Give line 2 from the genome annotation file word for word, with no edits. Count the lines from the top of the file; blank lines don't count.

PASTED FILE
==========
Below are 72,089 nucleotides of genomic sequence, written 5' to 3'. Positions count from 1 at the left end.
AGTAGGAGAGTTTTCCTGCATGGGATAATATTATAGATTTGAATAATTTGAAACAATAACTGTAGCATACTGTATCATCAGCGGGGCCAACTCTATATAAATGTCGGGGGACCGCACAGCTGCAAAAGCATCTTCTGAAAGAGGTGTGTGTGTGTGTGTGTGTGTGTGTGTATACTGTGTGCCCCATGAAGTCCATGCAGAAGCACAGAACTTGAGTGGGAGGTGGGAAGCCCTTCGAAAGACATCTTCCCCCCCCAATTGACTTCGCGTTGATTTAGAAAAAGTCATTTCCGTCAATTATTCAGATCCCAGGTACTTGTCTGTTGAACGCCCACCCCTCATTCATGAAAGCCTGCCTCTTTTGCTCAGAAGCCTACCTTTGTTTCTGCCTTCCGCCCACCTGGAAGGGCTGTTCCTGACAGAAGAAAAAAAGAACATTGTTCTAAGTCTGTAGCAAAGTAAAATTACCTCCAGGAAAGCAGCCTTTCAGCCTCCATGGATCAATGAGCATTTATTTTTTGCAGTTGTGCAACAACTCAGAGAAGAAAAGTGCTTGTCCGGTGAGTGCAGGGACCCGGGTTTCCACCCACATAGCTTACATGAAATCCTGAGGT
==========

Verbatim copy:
AGTAGGAGAGTTTTCCTGCATGGGATAATATTATAGATTTGAATAATTTGAAACAATAACTGTAGCATACTGTATCATCAGCGGGGCCAACTCTATATAAATGTCGGGGGACCGCACAGCTGCAAAAGCATCTTCTGAAAGAGGTGTGTGTGTGTGTGTGTGTGTGTGTGTATACTGTGTGCCCCATGAAGTCCATGCAGAAGCACAGAACTTGAGTGGGAGGTGGGAAGCCCTTCGAAAGACATCTTCCCCCCCCAATTGACTTCGCGTTGATTTAGAAAAAGTCATTTCCGTCAATTATTCAGATCCCAGGTACTTGTCTGTTGAACGCCCACCCCTCATTCATGAAAGCCTGCCTCTTTTGCTCAGAAGCCTACCTTTGTTTCTGCCTTCCGCCCACCTGGAAGGGCTGTTCCTGACAGAAGAAAAAAAGAACATTGTTCTAAGTCTGTAGCAAAGTAAAATTACCTCCAGGAAAGCAGCCTTTCAGCCTCCATGGATCAATGAGCATTTATTTTTTGCAGTTGTGCAACAACTCAGAGAAGAAAAGTGCTTGTCCGGTGAGTGCAGGGACCCGGGTTTCCACCCACATAGCTTACATGAAATCCTGAGGT